There’s a lot to be said of the art direction, with some similar qualities to the Valkyria Chronicles series, with the rural locations, painterly-palette and tones. The Alchemist of Arland, like the Atelier series as a whole, has some truly wonderful artwork, with Arland trilogy maestro, Mel Kishida providing what is probably the game’s strongest showing. The beautifully drawn 2D visual novel-style story parts had a massive impact on the overall presentation, assisting an element of immersion into your routine.


Atelier Persona

Atelier Rorona has an interesting party-building twist in that you don’t have a static team. Throughout the game you can hire up to two people within a slowly-expanding pool of friends, as required, to help you venture outside the town to gather ingredients. Relationship building unlocks special events and this element, coupled with meeting the right criteria, such as completing or scoring high on tasks, can unlock alternate endings, of which there are many. Hired party members slot in to your team nicely and, even if they are quickly shoved-in though circumstance with minimal introduction, there’s enough of a personality to each. Needless to say, Rorolina’s sunny disposition pulls through in everything, including battle, which is helped by the excellent Japanese voice case. If you don’t like the high pitched, over-pronounced anime style of voice acting though (as great as it is), you’ve also got an English option. Choice is the best!

Battles play out in a typical Gust turn-based, menu-driven style but the gimmick is that only Alchemists can use items. Rorona has a lot of choice in this regard, with her turns frequently holding the key to victory and fast levelling. It was fun to mix and match the items you cooked up but on a base level you’re effectively chucking different types of bombs at everyone for the most part. The only element of the battling I didn’t enjoy was the lack of dynamic camera. For some reason, all attacks, besides their respective charging animations, are viewed from an oft-awkwardly placed static position. It’s a minor gripe but it’s surprising how often I became aware of it.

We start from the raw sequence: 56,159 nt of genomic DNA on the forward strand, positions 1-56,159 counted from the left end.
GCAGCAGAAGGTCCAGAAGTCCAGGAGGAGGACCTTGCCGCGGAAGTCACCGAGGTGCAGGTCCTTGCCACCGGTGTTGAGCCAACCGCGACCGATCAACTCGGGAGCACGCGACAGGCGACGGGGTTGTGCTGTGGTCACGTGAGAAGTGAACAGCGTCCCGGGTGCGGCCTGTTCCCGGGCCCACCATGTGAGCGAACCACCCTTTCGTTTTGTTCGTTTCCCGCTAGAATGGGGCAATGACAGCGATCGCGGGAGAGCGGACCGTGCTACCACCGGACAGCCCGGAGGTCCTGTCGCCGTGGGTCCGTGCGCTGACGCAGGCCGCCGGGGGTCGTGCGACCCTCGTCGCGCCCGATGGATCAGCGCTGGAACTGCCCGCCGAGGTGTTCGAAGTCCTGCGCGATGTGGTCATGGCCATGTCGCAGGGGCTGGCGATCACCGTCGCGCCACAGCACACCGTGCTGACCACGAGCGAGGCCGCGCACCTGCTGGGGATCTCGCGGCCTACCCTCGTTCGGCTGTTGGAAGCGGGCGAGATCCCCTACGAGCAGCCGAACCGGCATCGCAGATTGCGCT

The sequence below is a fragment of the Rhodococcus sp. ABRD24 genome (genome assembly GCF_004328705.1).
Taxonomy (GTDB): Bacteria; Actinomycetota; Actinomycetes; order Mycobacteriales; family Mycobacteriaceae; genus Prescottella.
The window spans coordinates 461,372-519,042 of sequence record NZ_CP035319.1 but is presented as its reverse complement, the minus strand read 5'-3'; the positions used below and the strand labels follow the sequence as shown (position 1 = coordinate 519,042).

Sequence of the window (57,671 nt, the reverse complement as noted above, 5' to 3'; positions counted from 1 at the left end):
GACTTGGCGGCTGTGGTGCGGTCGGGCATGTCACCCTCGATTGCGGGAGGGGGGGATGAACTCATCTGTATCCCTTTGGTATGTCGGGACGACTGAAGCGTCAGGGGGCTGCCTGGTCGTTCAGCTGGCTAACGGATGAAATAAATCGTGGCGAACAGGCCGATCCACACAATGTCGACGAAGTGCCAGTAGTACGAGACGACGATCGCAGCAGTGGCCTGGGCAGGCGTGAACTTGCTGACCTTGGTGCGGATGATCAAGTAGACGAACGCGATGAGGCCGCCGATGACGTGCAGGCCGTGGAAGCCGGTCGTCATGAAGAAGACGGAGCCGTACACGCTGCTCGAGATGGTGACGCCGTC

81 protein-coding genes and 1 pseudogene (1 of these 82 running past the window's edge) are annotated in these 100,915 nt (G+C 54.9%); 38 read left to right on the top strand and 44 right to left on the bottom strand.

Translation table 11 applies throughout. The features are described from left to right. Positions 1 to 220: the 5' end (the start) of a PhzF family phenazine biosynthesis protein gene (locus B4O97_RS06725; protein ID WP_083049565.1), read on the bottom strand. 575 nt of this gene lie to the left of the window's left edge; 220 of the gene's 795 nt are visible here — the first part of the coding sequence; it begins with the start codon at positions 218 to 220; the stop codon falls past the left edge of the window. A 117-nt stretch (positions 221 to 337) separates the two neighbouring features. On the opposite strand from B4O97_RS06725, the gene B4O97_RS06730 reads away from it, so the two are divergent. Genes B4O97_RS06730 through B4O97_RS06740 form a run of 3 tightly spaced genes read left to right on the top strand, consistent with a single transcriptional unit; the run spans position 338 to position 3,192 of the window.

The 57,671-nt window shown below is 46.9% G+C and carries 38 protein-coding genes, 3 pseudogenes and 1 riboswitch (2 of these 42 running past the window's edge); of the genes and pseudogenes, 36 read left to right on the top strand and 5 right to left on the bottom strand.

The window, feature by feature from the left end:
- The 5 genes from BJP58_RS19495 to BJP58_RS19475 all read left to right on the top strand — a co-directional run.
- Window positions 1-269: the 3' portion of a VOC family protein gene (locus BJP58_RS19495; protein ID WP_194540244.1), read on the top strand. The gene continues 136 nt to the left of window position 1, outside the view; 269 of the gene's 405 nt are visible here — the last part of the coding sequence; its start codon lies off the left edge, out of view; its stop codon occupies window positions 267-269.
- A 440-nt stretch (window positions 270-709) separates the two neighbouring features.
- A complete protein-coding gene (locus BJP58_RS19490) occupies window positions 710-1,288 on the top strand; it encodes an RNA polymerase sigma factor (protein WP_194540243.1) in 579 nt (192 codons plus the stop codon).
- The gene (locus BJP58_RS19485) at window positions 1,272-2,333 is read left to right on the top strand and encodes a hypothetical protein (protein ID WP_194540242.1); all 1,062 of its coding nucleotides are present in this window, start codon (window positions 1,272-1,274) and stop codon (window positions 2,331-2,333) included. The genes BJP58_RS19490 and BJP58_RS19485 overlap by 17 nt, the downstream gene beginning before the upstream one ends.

Time Dilation Dissertation

There’s an ebb and flow to the methodical gathering/encounter cycle that sits-n well and, while you’re always going to have an eye on the calendar, it never gets overwhelming. Areas are individually split across small-sandbox maps akin to the traditional Monster Hunter games, sometimes with multiple routes. Once unlocked, you can fast travel to any specific map or sub-area, though doing so comes with a cost in the form of time, and of course time, being the enemy of us all, needs keeping in check. Other (less metaphorical) enemies are visible in the field areas and can mostly be avoided, which is a godsend for when you’re trying to maximise your ingredient gathering run, but your team is running low on healing items and MP.

Lots of quality of life touches are available with fast travel options, increased battle speed toggle and quicker field-movement speed. When fast travelling within the town, an icon displays to signify an event so, rather than having to walk and explore the town (which, would be tedious in given the aforementioned minimal interactivity of the environment), you can simply hit the ‘R’ button and pick from the list of labelled locations. The UI’s functional, though not the snappiest, and load times, sometimes an issue for Switch ports, are perfectly palatable in context. Again though, the art direction and menu animations really pull through for the overall UI presentation.


Perfect Chemistry

And now for the broken record: Aletlier Rorona works really well on the Switch’s small screen. Text size scales fine and the game is generally well-suited for portable stop/start play sessions. It’s worth mentioning there are frame drops and slowdown in busier moments, certainly when UI effects combine with field movement.

So yes, if you fancy living the merry-times of an adventuring alchemist, then just drop your soul into this unlabelled beaker. Atelier Rorona is a seminal entry point and comes fully recommended if it sounds like your cup of tea. Or cabbage soup.


Graphics: 8
Presentation: 8
Sound: 8
Gameplay: 9

Overall Score:                       8/10

Format: PS4, Nintendo Switch (reviewed), PC
Price: £79.99 (three game bundle) / £34.99 each (UK eShop)
Publisher: Koei Tecmo Europe
Developer Gust Co. / Koei Tecmo Games
Age Rating: PEGI 12

Release Date: 04/12/2018 (UK eShop)

Review copy provided by publisher